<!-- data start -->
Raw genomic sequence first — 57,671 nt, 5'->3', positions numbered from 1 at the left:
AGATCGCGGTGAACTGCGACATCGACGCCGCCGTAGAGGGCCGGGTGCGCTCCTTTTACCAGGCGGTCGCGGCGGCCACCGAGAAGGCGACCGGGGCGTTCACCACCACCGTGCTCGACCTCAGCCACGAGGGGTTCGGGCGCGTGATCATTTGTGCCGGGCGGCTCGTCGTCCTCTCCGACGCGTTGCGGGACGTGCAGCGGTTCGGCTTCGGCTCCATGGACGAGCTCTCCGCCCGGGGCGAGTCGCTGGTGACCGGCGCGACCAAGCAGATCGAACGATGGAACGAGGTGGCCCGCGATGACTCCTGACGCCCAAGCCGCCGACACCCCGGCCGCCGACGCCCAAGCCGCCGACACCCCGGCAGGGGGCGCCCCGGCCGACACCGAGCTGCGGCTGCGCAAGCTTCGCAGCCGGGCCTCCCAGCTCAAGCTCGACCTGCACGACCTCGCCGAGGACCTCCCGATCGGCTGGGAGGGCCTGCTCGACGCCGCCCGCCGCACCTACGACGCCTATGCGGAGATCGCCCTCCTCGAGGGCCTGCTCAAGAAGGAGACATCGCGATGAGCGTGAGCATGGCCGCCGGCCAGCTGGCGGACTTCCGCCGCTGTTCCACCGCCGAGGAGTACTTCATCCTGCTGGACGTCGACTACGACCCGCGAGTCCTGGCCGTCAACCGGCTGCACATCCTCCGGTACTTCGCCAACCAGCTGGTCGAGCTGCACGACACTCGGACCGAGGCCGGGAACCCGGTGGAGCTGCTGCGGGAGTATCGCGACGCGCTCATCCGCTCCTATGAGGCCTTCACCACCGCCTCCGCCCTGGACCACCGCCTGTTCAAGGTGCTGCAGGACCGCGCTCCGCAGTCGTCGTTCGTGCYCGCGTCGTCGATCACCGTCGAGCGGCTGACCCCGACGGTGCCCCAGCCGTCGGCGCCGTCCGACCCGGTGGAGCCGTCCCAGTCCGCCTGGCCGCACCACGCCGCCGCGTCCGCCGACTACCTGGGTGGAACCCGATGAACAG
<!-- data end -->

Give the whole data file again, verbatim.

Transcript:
Raw genomic sequence first — 57,671 nt, 5'->3', positions numbered from 1 at the left:
AGATCGCGGTGAACTGCGACATCGACGCCGCCGTAGAGGGCCGGGTGCGCTCCTTTTACCAGGCGGTCGCGGCGGCCACCGAGAAGGCGACCGGGGCGTTCACCACCACCGTGCTCGACCTCAGCCACGAGGGGTTCGGGCGCGTGATCATTTGTGCCGGGCGGCTCGTCGTCCTCTCCGACGCGTTGCGGGACGTGCAGCGGTTCGGCTTCGGCTCCATGGACGAGCTCTCCGCCCGGGGCGAGTCGCTGGTGACCGGCGCGACCAAGCAGATCGAACGATGGAACGAGGTGGCCCGCGATGACTCCTGACGCCCAAGCCGCCGACACCCCGGCCGCCGACGCCCAAGCCGCCGACACCCCGGCAGGGGGCGCCCCGGCCGACACCGAGCTGCGGCTGCGCAAGCTTCGCAGCCGGGCCTCCCAGCTCAAGCTCGACCTGCACGACCTCGCCGAGGACCTCCCGATCGGCTGGGAGGGCCTGCTCGACGCCGCCCGCCGCACCTACGACGCCTATGCGGAGATCGCCCTCCTCGAGGGCCTGCTCAAGAAGGAGACATCGCGATGAGCGTGAGCATGGCCGCCGGCCAGCTGGCGGACTTCCGCCGCTGTTCCACCGCCGAGGAGTACTTCATCCTGCTGGACGTCGACTACGACCCGCGAGTCCTGGCCGTCAACCGGCTGCACATCCTCCGGTACTTCGCCAACCAGCTGGTCGAGCTGCACGACACTCGGACCGAGGCCGGGAACCCGGTGGAGCTGCTGCGGGAGTATCGCGACGCGCTCATCCGCTCCTATGAGGCCTTCACCACCGCCTCCGCCCTGGACCACCGCCTGTTCAAGGTGCTGCAGGACCGCGCTCCGCAGTCGTCGTTCGTGCYCGCGTCGTCGATCACCGTCGAGCGGCTGACCCCGACGGTGCCCCAGCCGTCGGCGCCGTCCGACCCGGTGGAGCCGTCCCAGTCCGCCTGGCCGCACCACGCCGCCGCGTCCGCCGACTACCTGGGTGGAACCCGATGAACAG